What’s red flag advice?
Which financial advice raises a red flag?
Beware of advice regarding a high return, low risk, low tax investment
and of any advice that will lead you to become over indebted.
Many years ago a member of my family was advised to invest most of his savings in a bank called BCCI. The savings account was promoted on the back of a very generous rate of interest. And since it remained as cash, and was not exposed to volatile stocks and shares, it was obviously safe as houses. My cousin saw this as a worthwhile investment. However, he didn’t bother to look in too much detail at what went on under the bonnet of the bank. In fact even the smallest understanding of the difference between borrowing and savings rates would have helped my cousin understand that the rate of interest offered was unsustainable. Sure enough BCCI failed shortly afterwards and my cousin lost all bar a few pence in every pound he had invested.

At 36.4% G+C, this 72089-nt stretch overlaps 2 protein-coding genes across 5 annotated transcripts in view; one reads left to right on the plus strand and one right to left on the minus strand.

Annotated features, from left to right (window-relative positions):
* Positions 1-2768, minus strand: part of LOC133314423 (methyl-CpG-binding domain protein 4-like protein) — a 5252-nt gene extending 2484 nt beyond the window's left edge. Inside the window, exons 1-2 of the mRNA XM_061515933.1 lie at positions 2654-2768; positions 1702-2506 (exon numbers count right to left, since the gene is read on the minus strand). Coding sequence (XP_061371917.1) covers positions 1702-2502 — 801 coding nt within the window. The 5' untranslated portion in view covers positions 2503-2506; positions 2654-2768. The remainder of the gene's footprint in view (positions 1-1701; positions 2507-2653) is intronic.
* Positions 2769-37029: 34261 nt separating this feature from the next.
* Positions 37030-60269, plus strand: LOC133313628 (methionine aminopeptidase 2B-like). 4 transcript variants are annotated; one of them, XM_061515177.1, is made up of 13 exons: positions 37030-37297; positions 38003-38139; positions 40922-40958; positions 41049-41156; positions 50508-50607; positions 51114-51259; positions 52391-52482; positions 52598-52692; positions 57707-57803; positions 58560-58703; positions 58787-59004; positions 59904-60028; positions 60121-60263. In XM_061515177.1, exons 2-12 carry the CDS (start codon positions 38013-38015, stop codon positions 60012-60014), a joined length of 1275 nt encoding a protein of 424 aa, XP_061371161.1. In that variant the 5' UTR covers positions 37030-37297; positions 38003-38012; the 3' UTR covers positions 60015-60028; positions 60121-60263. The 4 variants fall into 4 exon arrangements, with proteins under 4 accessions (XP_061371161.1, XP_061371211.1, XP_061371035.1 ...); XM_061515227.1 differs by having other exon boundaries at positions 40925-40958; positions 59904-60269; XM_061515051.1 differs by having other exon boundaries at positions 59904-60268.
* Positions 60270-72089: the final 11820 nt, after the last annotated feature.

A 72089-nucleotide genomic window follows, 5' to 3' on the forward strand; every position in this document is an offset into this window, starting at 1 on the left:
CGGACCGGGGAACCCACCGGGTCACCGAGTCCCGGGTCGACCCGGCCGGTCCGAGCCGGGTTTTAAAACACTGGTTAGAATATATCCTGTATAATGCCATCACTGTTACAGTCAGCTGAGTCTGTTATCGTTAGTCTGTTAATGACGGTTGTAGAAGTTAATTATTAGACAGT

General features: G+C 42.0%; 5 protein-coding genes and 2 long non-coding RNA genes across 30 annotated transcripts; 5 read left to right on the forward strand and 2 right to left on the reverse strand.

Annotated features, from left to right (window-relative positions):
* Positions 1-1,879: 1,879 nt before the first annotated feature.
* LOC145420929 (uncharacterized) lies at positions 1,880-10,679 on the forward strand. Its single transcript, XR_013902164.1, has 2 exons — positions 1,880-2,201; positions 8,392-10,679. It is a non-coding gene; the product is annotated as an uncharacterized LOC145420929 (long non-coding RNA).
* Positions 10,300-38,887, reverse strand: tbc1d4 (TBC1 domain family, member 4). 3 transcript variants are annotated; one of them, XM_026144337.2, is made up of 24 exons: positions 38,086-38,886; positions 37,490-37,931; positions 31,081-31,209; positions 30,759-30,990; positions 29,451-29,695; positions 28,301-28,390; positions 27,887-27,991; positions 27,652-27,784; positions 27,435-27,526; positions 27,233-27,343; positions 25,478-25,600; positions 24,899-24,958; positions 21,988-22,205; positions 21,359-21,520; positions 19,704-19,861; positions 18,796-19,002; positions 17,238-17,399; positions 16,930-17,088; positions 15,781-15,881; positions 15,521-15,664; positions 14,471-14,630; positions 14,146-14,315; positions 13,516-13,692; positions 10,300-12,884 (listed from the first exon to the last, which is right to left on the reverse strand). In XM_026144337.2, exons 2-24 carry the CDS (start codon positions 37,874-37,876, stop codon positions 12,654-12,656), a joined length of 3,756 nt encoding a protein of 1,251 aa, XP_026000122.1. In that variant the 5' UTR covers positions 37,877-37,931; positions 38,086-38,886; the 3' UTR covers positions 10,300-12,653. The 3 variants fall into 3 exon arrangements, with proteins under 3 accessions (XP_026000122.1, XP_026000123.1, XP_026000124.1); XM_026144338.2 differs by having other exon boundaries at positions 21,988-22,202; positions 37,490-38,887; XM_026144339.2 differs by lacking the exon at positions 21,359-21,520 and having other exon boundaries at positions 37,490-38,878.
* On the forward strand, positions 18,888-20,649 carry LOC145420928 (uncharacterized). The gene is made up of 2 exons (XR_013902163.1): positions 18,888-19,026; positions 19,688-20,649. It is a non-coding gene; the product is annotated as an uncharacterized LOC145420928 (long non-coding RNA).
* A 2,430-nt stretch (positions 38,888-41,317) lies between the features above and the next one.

Too good to be true…
There is no such thing as a high return, low risk, highly liquid and tax free investment, so advice to buy such an investment should more than raise a red flag – it it should make you run a mile.
There is good debt and bad debt. Borrowing to fund a course that leads to growth and personal development is good debt. Borrowing long term to buy a home is good debt. Borrowing for day to day expenditure, spontaneous expenditure, a holiday or to fund an investment is bad debt and advice to borrow in these circumstances would raise a red flag fore me.
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